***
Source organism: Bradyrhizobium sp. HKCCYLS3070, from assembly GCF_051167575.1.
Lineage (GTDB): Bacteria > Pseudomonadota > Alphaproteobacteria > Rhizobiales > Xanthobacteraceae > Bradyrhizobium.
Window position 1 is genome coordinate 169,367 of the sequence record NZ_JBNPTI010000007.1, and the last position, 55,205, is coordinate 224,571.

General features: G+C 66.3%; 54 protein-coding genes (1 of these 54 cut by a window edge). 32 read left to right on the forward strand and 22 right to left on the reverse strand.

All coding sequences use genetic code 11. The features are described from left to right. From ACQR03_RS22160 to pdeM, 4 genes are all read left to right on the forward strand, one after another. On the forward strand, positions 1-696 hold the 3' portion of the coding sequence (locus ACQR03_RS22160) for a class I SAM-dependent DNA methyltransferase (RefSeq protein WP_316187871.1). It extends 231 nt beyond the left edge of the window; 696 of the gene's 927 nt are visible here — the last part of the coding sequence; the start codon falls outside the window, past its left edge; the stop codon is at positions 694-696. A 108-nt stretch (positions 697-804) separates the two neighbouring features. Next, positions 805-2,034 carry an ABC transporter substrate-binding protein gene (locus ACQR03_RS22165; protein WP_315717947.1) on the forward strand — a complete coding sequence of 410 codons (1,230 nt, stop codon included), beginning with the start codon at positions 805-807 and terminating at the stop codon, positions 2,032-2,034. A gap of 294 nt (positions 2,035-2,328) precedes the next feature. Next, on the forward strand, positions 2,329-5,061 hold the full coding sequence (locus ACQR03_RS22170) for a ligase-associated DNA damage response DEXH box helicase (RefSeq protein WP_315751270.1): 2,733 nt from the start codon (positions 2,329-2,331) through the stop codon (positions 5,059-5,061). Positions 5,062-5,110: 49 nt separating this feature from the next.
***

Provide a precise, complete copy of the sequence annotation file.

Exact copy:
Source organism: Bradyrhizobium sp. HKCCYLS3070, from assembly GCF_051167575.1.
Lineage (GTDB): Bacteria > Pseudomonadota > Alphaproteobacteria > Rhizobiales > Xanthobacteraceae > Bradyrhizobium.
Window position 1 is genome coordinate 169,367 of the sequence record NZ_JBNPTI010000007.1, and the last position, 55,205, is coordinate 224,571.

General features: G+C 66.3%; 54 protein-coding genes (1 of these 54 cut by a window edge). 32 read left to right on the forward strand and 22 right to left on the reverse strand.

All coding sequences use genetic code 11. The features are described from left to right. From ACQR03_RS22160 to pdeM, 4 genes are all read left to right on the forward strand, one after another. On the forward strand, positions 1-696 hold the 3' portion of the coding sequence (locus ACQR03_RS22160) for a class I SAM-dependent DNA methyltransferase (RefSeq protein WP_316187871.1). It extends 231 nt beyond the left edge of the window; 696 of the gene's 927 nt are visible here — the last part of the coding sequence; the start codon falls outside the window, past its left edge; the stop codon is at positions 694-696. A 108-nt stretch (positions 697-804) separates the two neighbouring features. Next, positions 805-2,034 carry an ABC transporter substrate-binding protein gene (locus ACQR03_RS22165; protein WP_315717947.1) on the forward strand — a complete coding sequence of 410 codons (1,230 nt, stop codon included), beginning with the start codon at positions 805-807 and terminating at the stop codon, positions 2,032-2,034. A gap of 294 nt (positions 2,035-2,328) precedes the next feature. Next, on the forward strand, positions 2,329-5,061 hold the full coding sequence (locus ACQR03_RS22170) for a ligase-associated DNA damage response DEXH box helicase (RefSeq protein WP_315751270.1): 2,733 nt from the start codon (positions 2,329-2,331) through the stop codon (positions 5,059-5,061). Positions 5,062-5,110: 49 nt separating this feature from the next.